Prices paid for goods used in residential construction ex-energy rose 2.1% in January (not seasonally adjusted) and have increased 6.8% over the past 12 months, according to the latest Producer Price Index (PPI) report released by the Bureau of Labor Statistics. Building materials (i.e., inputs to residential construction less food and energy) prices have declined just twice since December 2019.
The index for inputs to residential construction, including food and energy, also increased over the month (+2.5%) as energy prices climbed 5.1%.
Prices paid for softwood lumber (seasonally adjusted) rose 13.9%. Lumber prices have remained extremely volatile since the 88.5% increase between April and September 2020. Since falling 22.9% between September and November, softwood lumber prices have risen 28.7%.
The lumber PPI is now just 0.8% lower than the record high set in September. However, data from Random Lengths suggests that—barring a record decline in softwood lumber prices over the next two weeks—the index will increase further in February as prices have continued to climb in the weeks after the January PPI survey data were gathered.
Identical reasoning led us to forecast that “…the index will increase more in January as rising prices in late-December and the first half of January are captured by the BLS survey” in last month’s PPI post.
In addition to nominal price movements and tariffs on Canadian lumber, cross-border purchasers are affected by the strength of the U.S. dollar relative to the Canadian dollar. Not only has the USD weakened 12.8% since March, it has fallen 3.6% since lumber prices began rising again in November.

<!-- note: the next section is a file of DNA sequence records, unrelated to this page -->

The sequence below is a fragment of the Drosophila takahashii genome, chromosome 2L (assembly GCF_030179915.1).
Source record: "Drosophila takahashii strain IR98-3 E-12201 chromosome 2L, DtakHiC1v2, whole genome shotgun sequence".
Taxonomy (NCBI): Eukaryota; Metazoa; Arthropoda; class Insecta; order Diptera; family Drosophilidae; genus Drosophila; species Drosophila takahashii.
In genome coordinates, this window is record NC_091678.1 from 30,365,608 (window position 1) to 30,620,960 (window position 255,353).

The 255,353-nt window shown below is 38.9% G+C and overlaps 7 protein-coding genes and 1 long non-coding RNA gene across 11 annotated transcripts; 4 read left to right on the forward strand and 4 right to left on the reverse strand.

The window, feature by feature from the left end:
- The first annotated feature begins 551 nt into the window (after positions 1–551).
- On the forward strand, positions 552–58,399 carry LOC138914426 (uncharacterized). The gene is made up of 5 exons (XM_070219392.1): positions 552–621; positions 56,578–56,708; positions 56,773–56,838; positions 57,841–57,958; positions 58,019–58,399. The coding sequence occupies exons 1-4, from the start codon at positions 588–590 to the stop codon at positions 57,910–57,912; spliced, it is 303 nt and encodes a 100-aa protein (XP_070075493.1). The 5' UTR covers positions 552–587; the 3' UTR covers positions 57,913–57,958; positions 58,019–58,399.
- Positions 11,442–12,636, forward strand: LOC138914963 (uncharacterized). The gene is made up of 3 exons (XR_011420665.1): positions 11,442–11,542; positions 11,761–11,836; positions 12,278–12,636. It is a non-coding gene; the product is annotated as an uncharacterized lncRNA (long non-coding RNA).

Prices paid for gypsum products advanced 1.2% in January, more than offsetting the small decline seen in December. The PPI for all gypsum products has increased 2.2% over the past 12 months.
Prices paid for ready-mix concrete (RMC) decreased 0.8% (seasonally adjusted), following a 1.0% increase in December. Similar to softwood lumber prices, RMC has been fairly volatile recently compared to its long-run average.
Prices increased in the South (+1.9%) and Northeast (+0.3%) while they fell in the West and Midwest by 1.0% and 0.2%, respectively (not seasonally adjusted).
Other changes in indexes relevant to home building and infrastructure are shown below.